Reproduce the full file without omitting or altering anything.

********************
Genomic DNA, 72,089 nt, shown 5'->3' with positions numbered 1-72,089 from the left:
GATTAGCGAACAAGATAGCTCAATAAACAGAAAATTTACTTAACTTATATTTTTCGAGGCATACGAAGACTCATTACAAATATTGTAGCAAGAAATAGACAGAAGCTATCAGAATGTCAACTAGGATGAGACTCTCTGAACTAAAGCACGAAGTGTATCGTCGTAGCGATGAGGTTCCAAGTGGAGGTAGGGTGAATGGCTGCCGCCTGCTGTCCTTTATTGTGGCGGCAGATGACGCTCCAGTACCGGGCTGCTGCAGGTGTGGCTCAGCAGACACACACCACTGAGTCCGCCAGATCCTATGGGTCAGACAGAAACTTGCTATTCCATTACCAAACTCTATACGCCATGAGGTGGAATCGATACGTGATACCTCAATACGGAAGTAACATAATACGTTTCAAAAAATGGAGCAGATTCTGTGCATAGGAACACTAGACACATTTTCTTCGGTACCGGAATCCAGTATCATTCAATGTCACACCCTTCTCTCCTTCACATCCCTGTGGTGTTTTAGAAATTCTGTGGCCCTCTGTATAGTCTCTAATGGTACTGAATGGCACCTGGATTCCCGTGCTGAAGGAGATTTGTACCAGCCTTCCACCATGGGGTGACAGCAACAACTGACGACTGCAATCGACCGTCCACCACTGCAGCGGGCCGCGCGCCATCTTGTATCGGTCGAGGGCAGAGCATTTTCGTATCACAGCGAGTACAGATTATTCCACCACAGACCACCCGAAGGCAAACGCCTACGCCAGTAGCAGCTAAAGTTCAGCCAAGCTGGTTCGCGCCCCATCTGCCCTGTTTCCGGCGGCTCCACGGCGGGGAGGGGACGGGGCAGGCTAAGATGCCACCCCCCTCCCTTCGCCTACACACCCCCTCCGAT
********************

Genomic DNA, 72,089 nt, shown 5'->3' with positions numbered 1-72,089 from the left:
GATTAGCGAACAAGATAGCTCAATAAACAGAAAATTTACTTAACTTATATTTTTCGAGGCATACGAAGACTCATTACAAATATTGTAGCAAGAAATAGACAGAAGCTATCAGAATGTCAACTAGGATGAGACTCTCTGAACTAAAGCACGAAGTGTATCGTCGTAGCGATGAGGTTCCAAGTGGAGGTAGGGTGAATGGCTGCCGCCTGCTGTCCTTTATTGTGGCGGCAGATGACGCTCCAGTACCGGGCTGCTGCAGGTGTGGCTCAGCAGACACACACCACTGAGTCCGCCAGATCCTATGGGTCAGACAGAAACTTGCTATTCCATTACCAAACTCTATACGCCATGAGGTGGAATCGATACGTGATACCTCAATACGGAAGTAACATAATACGTTTCAAAAAATGGAGCAGATTCTGTGCATAGGAACACTAGACACATTTTCTTCGGTACCGGAATCCAGTATCATTCAATGTCACACCCTTCTCTCCTTCACATCCCTGTGGTGTTTTAGAAATTCTGTGGCCCTCTGTATAGTCTCTAATGGTACTGAATGGCACCTGGATTCCCGTGCTGAAGGAGATTTGTACCAGCCTTCCACCATGGGGTGACAGCAACAACTGACGACTGCAATCGACCGTCCACCACTGCAGCGGGCCGCGCGCCATCTTGTATCGGTCGAGGGCAGAGCATTTTCGTATCACAGCGAGTACAGATTATTCCACCACAGACCACCCGAAGGCAAACGCCTACGCCAGTAGCAGCTAAAGTTCAGCCAAGCTGGTTCGCGCCCCATCTGCCCTGTTTCCGGCGGCTCCACGGCGGGGAGGGGACGGGGCAGGCTAAGATGCCACCCCCCTCCCTTCGCCTACACACCCCCTCCGAT